Bishop McIlvaine Decries the Curse of Intemperance, 1830
. . . total abstinence is the only plan on which reformation can be hoped for. We are shut up to this. We have tried the consequences of encouraging people to venture but moderately into the atmosphere of infection; and we are now convinced that it was the very plan to feed its strength and extend its ravages. We are forced to the conclusion that to arrest the pestilence we must starve it. All the healthy must abstain from its neighborhood. All those who are now temperate must give up the use of the means of intemperance. The deliverance of this land from its present degradation and from the increasing woes attendant on this vice depends altogether upon the extent to which the principle of total abstinence shall be adopted by our citizens. . . .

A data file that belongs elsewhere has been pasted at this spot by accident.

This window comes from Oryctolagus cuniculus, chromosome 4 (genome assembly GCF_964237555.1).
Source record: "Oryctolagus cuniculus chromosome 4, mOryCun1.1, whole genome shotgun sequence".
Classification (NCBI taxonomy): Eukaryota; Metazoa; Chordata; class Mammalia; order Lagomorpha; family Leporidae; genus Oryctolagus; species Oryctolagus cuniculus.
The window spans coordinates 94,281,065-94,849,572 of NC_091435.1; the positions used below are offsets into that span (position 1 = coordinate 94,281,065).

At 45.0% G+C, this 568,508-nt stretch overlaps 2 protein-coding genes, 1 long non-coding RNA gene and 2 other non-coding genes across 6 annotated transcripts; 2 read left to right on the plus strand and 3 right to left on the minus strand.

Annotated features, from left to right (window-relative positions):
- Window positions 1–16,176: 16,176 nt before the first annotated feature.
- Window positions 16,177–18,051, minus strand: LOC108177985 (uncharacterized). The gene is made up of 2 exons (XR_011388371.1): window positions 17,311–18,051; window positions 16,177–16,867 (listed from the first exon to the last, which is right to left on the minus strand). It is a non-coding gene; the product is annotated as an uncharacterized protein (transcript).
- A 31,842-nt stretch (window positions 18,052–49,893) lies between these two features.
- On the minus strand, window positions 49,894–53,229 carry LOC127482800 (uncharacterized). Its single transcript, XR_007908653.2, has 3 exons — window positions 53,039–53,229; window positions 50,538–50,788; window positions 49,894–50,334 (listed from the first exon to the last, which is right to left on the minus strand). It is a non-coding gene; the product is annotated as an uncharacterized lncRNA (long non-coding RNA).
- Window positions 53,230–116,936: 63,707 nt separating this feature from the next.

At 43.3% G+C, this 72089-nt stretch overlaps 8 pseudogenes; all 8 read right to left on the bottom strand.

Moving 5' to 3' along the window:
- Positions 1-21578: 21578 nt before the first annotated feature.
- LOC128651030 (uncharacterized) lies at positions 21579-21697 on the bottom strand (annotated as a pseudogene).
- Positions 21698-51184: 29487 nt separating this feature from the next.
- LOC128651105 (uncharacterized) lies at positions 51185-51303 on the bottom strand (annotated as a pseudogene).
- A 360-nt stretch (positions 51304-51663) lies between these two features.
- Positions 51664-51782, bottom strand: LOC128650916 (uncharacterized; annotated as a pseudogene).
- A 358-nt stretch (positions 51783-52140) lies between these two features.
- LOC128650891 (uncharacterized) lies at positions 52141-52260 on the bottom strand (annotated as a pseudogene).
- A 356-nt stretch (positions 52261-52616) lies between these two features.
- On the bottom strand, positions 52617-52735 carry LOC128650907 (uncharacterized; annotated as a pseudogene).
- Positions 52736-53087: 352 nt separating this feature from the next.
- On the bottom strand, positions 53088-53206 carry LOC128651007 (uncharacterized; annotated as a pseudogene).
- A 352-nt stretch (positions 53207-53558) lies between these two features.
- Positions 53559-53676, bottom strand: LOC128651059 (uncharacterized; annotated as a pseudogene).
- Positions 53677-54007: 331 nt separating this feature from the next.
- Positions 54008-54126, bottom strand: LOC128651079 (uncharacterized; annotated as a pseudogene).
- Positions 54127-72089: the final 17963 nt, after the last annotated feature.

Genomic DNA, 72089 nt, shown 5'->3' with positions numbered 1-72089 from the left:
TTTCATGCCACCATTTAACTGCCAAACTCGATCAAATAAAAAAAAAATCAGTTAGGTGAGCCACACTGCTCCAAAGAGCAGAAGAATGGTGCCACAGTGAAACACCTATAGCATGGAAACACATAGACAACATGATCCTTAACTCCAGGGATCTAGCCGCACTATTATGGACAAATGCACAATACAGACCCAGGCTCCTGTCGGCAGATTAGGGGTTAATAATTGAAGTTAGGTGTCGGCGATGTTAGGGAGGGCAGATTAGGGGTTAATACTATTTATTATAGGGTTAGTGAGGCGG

In order to exert ourselves with the best effect in the promotion of the several objects in this great cause to which young men should apply themselves, let us associate ourselves into temperance societies. We know the importance of associated exertions. We have often seen how a few instruments, severally weak, have become mighty when united. Every work, whether for evil or benevolent purposes, has felt the life, and spur, and power of cooperation. The whole progress of the temperance reformation, thus far, is owing to the influence of societies; to the coming together of the temperate and the union of their resolutions, examples, and exertions under the articles of temperance societies. . . .